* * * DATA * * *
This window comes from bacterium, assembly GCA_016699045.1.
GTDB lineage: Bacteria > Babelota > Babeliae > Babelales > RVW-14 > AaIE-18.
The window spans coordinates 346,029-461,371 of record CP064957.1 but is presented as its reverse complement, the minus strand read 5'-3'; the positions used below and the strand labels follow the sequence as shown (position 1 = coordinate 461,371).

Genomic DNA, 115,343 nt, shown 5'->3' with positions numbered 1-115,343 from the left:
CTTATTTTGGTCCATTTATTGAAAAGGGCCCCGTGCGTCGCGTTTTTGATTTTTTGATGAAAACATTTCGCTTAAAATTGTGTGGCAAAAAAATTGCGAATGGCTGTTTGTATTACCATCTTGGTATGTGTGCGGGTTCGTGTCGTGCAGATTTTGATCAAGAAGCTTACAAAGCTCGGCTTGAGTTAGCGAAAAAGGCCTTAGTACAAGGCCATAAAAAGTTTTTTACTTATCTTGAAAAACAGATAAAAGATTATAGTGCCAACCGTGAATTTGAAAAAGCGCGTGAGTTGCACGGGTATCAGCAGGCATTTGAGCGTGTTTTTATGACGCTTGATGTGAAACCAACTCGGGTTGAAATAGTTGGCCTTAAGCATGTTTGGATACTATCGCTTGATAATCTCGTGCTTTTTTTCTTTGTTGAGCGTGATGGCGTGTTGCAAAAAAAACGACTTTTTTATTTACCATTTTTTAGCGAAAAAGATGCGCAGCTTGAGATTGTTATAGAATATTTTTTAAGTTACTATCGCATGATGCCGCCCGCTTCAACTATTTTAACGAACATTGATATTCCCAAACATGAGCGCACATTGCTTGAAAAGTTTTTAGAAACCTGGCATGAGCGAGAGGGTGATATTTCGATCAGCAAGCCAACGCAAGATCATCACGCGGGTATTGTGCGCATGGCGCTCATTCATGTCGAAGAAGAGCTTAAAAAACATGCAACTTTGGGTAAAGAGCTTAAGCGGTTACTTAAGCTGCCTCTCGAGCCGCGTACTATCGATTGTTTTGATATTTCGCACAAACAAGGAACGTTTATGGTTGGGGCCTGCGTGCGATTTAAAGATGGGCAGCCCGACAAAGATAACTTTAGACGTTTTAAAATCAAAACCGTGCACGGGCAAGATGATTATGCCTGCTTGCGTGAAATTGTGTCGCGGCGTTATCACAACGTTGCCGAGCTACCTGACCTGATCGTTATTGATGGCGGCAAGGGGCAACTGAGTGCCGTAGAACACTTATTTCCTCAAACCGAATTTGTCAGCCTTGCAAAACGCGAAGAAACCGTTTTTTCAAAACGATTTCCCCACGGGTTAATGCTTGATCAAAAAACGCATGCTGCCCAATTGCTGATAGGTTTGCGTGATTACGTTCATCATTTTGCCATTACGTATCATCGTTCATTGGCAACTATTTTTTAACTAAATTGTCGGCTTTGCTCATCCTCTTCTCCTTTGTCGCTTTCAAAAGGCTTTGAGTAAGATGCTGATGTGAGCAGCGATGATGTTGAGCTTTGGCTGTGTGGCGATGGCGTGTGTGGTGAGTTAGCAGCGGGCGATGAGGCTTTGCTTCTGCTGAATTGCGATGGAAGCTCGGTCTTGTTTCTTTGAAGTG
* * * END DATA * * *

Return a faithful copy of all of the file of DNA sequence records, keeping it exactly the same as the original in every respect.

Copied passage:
This window comes from bacterium, assembly GCA_016699045.1.
GTDB lineage: Bacteria > Babelota > Babeliae > Babelales > RVW-14 > AaIE-18.
The window spans coordinates 346,029-461,371 of record CP064957.1 but is presented as its reverse complement, the minus strand read 5'-3'; the positions used below and the strand labels follow the sequence as shown (position 1 = coordinate 461,371).

Genomic DNA, 115,343 nt, shown 5'->3' with positions numbered 1-115,343 from the left:
CTTATTTTGGTCCATTTATTGAAAAGGGCCCCGTGCGTCGCGTTTTTGATTTTTTGATGAAAACATTTCGCTTAAAATTGTGTGGCAAAAAAATTGCGAATGGCTGTTTGTATTACCATCTTGGTATGTGTGCGGGTTCGTGTCGTGCAGATTTTGATCAAGAAGCTTACAAAGCTCGGCTTGAGTTAGCGAAAAAGGCCTTAGTACAAGGCCATAAAAAGTTTTTTACTTATCTTGAAAAACAGATAAAAGATTATAGTGCCAACCGTGAATTTGAAAAAGCGCGTGAGTTGCACGGGTATCAGCAGGCATTTGAGCGTGTTTTTATGACGCTTGATGTGAAACCAACTCGGGTTGAAATAGTTGGCCTTAAGCATGTTTGGATACTATCGCTTGATAATCTCGTGCTTTTTTTCTTTGTTGAGCGTGATGGCGTGTTGCAAAAAAAACGACTTTTTTATTTACCATTTTTTAGCGAAAAAGATGCGCAGCTTGAGATTGTTATAGAATATTTTTTAAGTTACTATCGCATGATGCCGCCCGCTTCAACTATTTTAACGAACATTGATATTCCCAAACATGAGCGCACATTGCTTGAAAAGTTTTTAGAAACCTGGCATGAGCGAGAGGGTGATATTTCGATCAGCAAGCCAACGCAAGATCATCACGCGGGTATTGTGCGCATGGCGCTCATTCATGTCGAAGAAGAGCTTAAAAAACATGCAACTTTGGGTAAAGAGCTTAAGCGGTTACTTAAGCTGCCTCTCGAGCCGCGTACTATCGATTGTTTTGATATTTCGCACAAACAAGGAACGTTTATGGTTGGGGCCTGCGTGCGATTTAAAGATGGGCAGCCCGACAAAGATAACTTTAGACGTTTTAAAATCAAAACCGTGCACGGGCAAGATGATTATGCCTGCTTGCGTGAAATTGTGTCGCGGCGTTATCACAACGTTGCCGAGCTACCTGACCTGATCGTTATTGATGGCGGCAAGGGGCAACTGAGTGCCGTAGAACACTTATTTCCTCAAACCGAATTTGTCAGCCTTGCAAAACGCGAAGAAACCGTTTTTTCAAAACGATTTCCCCACGGGTTAATGCTTGATCAAAAAACGCATGCTGCCCAATTGCTGATAGGTTTGCGTGATTACGTTCATCATTTTGCCATTACGTATCATCGTTCATTGGCAACTATTTTTTAACTAAATTGTCGGCTTTGCTCATCCTCTTCTCCTTTGTCGCTTTCAAAAGGCTTTGAGTAAGATGCTGATGTGAGCAGCGATGATGTTGAGCTTTGGCTGTGTGGCGATGGCGTGTGTGGTGAGTTAGCAGCGGGCGATGAGGCTTTGCTTCTGCTGAATTGCGATGGAAGCTCGGTCTTGTTTCTTTGAAGTG